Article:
When I tell people that I’m a freelancer and work from home every day, often the first thing they say is, “I don’t know how you motivate yourself!” There seems to be a common belief that working from home or being your own boss means struggling with motivation. But are freelancers really less motivated, or are they more motivated? And how do freelancers motivate themselves? Let’s take a look at motivation…
What motivates employed workers?
A recent study (August 2018) found that 62% of employed workers in the UK are primarily motivated by money. Only 13% of employees surveyed go to work “because they love what they do”. Other motivating factors include reward, recognition for performance, control, business impact, challenging work, good communication, flexibility, and development opportunities.
What motivates freelancers?
Several studies have looked at freelancers’ motivation and all report similar findings. The top cause of motivation for freelancers is commonly “getting to be your own boss” (including not having to report to someone else). The second motivator is work-life balance or flexible working hours. Other motivating factors include earning more money and having more interesting challenges, more freedom, and skills relevant to the work.
So, are freelancers more or less motivated?
While no studies have specifically considered whether freelancers are more or less motivated than employed workers, many have looked at happiness and purpose. A poll by Personal Group found that 70% of self-employed people were happy in their work, while only 48% of employed workers were. Likewise, Likewise, 84% of freelancers find “real purpose” in their work (ReportLinker) and 94% believe it “makes a worthwhile contribution to the world” vs. only 76% of employees.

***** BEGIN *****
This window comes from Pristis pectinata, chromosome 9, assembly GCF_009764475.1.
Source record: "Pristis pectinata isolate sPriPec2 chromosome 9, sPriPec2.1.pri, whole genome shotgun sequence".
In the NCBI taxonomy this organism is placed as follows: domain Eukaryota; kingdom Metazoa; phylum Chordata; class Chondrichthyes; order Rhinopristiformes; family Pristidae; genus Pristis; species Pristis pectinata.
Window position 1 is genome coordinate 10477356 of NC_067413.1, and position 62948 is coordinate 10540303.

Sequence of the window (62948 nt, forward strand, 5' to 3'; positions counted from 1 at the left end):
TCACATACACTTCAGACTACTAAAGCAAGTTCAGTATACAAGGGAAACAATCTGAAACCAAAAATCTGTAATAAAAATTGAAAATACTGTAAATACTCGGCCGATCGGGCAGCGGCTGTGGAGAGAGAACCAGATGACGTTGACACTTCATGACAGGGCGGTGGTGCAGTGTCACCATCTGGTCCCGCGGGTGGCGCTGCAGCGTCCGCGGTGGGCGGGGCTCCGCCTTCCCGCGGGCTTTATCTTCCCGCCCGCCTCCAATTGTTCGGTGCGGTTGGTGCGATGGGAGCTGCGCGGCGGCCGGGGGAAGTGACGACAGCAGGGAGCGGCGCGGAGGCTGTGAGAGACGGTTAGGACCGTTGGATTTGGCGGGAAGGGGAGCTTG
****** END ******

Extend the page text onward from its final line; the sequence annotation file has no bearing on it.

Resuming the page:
What do these studies tell us?
Contrary to the common belief that freelancers struggle with motivation, studies show that freelancers are just motivated by different factors—freedom and control, rather than money. There are also common themes for both employees and freelancers: money, control, flexibility, purpose, impact, and challenge. As such, it’s easy to see why freelancers might be more motivated—because they have more control and flexibility, feel a greater sense of purpose, see the impact of their work, and are generally happier than employed workers.
Is this true in real life?
Of course, studies are only ever part of the picture. Anecdotally, the freelancers I know are happier and more motivated than the employed workers, because they choose what they work on and when. On a personal level, I really struggled to be motivated when I worked in employed jobs, due to lack of control, interest, flexibility, and work-life balance. My main motivator for dragging myself into the office was the monthly wage. As a freelancer, I have control, choose work I’m interested in, and manage my hours flexibly to fit around my life.
Why do people believe freelancers aren’t motivated?
Often, when people say “I don’t know how you motivate yourself”, what they mean is “I don’t know how you have the discipline to make yourself do the work”. The implication is that if someone (your boss, or your employer) isn’t there to make you do the work, then you won’t. However, the difference with freelancing is that most freelancers love the work they do and want to do it. Discipline is less of an issue when you’re directly responsible for earning the money, delivering the work, and satisfying the client.
How can freelancers motivate themselves more?
Occasionally, I meet a freelancer who isn’t feeling very motivated. Often, this is because they’re not earning enough, are doing work that doesn’t interest them, aren’t being challenged, or are working too much. In these cases, I suggest trying to find an area of interest, trying a new challenge, reducing working hours, or setting rewards for doing the work. By rewards, this doesn’t necessarily mean material objects, but treating yourself to an experience (such as a massage or day out)—or linking it to a goal such as going on holiday.
If you’re a freelancer, do you struggle with motivation or find yourself more motivated than in employed jobs? Comment below or get in touch.